Facial biometrics entry piloted at preclearance facility in Aruba
As it continues its role out of biometric facial recognition gates to confirm passenger identities, the US Border and Customs agency has selected its first non-US site to pilot the tech.
FACING THE FUTURE: Facial recognition software is becoming a common feature in many airports
Aruba’s Queen Beatrix International Airport has been selected as the first airport to trial US Customs and Border Protection’s (US CBP) biometric facial recognition tech on flights into the USA. From this week, it will be used at the US CBP’s Preclearance Facility in the airport on one flight every day – the Delta flight to John F. Kennedy International Airport (JFK) in New York.
It comes after pilots of the scheme were successfully launched at several US airports. Aruba will be the first outside the country.
Aruba Airport Authority N.V. CEO, Mr. James Fazio said: “We are very pleased that U.S. CBP has chosen to pilot this technology at Aruba Airport. We have been implementing this technology over the past several years at several of the airport’s border control points, and this pilot will be instrumental in taking our airport to the next levels of security and passenger service; and put us on a path to becoming one of the “best-in class” preclearance airports. Our past experiences with biometrics have been very successful and we are looking forward to working in collaboration with U.S. CBP on their pilot project, and we fully expect they will be successful in a full implementation of this technology.”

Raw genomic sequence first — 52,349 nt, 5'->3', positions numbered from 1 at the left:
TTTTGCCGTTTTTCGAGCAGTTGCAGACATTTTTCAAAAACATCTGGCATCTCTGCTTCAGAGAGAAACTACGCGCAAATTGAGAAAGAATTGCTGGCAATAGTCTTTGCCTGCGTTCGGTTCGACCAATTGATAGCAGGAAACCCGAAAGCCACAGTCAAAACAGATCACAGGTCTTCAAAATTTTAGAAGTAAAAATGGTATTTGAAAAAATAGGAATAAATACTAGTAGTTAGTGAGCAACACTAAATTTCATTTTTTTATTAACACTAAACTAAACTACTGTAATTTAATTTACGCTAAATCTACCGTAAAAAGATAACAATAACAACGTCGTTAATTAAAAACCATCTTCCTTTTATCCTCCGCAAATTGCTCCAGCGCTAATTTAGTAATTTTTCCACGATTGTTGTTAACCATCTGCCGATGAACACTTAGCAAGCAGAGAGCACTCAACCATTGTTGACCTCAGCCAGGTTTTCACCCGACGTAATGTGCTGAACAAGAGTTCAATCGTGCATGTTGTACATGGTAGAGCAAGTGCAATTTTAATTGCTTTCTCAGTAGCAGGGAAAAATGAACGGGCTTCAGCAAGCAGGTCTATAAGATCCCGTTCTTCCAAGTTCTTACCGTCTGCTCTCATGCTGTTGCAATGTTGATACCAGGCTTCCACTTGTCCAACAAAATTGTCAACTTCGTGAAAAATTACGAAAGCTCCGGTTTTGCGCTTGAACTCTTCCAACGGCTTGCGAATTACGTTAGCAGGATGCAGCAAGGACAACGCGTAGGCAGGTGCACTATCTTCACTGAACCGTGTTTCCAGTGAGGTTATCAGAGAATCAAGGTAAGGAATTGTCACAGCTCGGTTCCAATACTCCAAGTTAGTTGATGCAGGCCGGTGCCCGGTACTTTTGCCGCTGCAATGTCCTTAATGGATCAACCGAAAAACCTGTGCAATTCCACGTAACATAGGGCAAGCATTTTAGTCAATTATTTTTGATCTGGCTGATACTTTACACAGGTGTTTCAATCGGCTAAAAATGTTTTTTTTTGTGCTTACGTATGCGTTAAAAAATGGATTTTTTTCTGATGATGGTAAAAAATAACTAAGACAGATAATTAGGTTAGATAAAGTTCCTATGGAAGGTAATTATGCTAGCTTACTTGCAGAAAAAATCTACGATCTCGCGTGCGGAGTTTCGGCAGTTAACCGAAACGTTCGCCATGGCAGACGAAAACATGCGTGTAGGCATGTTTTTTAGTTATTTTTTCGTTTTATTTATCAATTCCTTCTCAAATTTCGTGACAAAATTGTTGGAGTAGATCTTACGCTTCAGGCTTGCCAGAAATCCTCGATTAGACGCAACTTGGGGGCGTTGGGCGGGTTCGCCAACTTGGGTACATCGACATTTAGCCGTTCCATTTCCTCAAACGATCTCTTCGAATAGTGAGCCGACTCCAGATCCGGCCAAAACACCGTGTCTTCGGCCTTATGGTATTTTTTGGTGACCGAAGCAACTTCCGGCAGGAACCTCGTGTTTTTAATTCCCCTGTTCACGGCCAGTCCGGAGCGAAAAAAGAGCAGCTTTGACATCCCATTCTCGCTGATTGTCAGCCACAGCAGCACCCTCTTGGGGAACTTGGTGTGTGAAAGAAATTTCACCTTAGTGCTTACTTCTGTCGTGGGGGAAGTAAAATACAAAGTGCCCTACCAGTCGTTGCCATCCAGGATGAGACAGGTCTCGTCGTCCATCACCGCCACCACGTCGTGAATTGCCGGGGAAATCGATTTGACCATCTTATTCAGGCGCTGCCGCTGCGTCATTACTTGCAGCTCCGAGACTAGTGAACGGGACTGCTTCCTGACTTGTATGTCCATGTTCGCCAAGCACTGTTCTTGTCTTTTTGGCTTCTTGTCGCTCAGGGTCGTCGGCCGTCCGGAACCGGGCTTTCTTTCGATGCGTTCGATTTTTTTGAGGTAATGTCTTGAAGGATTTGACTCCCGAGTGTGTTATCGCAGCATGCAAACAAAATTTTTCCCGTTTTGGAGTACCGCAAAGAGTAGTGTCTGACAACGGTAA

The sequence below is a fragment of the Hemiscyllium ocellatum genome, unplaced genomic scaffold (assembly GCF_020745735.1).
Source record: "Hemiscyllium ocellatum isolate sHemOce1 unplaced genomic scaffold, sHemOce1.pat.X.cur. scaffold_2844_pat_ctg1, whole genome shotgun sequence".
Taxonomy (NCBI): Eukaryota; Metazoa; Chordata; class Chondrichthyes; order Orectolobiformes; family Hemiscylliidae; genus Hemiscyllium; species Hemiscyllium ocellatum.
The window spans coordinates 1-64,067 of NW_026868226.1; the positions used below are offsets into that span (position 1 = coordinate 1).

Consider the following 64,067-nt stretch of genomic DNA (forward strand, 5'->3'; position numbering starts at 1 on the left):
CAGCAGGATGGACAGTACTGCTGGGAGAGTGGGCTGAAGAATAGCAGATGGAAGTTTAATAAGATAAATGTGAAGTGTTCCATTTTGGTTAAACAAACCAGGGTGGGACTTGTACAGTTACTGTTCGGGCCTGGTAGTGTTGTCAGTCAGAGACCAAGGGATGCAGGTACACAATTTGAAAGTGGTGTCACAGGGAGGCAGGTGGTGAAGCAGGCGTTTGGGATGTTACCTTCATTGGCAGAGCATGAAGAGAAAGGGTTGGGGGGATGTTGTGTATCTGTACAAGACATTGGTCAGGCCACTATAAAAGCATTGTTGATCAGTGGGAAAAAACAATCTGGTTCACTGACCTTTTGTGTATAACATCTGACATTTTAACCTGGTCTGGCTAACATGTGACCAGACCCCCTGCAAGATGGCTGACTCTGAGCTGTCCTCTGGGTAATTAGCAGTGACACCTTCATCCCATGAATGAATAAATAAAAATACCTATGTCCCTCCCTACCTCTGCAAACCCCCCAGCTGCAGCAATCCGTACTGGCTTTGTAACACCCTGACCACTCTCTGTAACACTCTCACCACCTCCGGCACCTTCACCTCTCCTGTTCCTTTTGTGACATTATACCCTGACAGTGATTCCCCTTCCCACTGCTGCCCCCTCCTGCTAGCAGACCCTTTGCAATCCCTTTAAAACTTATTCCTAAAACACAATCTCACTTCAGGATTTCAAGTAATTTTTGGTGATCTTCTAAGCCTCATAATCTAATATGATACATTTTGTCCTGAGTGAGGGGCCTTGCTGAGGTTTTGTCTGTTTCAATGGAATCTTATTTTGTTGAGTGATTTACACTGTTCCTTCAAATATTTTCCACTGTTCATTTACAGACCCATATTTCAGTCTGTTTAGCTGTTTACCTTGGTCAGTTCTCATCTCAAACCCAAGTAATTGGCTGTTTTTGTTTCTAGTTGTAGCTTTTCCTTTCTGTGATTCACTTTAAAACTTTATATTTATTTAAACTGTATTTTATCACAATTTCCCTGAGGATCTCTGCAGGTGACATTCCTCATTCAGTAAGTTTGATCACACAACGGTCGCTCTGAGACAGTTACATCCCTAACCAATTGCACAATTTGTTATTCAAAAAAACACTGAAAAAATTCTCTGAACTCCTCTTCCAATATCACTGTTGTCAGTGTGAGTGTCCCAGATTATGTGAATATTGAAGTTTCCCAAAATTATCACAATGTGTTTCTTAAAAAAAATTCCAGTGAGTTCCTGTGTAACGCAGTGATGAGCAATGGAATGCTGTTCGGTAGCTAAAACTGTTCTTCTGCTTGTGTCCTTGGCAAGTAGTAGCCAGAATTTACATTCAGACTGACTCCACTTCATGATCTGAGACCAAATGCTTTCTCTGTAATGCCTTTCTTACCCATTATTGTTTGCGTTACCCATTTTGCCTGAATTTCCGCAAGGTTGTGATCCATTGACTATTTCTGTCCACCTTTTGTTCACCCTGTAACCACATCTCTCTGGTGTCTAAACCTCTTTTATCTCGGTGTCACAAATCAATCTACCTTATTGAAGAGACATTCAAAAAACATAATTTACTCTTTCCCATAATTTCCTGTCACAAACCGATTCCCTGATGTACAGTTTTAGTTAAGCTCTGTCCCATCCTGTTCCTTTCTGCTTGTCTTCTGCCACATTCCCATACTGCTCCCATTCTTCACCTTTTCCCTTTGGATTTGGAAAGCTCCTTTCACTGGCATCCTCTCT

Biometric facial recognition is being rolled out throughout the US at various TSA checkpoints. In October, it was trailed for 30 days at JFK Terminal 7 to check passenger identities against their passports. Other than JFK, the US CBP has deployed biometric technology at a single gate at eight U.S. international airports.
Last summer, Aruba partnered with Vision Box, a provider of e-gates based on facial recognition technology. Its products are used by more than 80 airports around the world.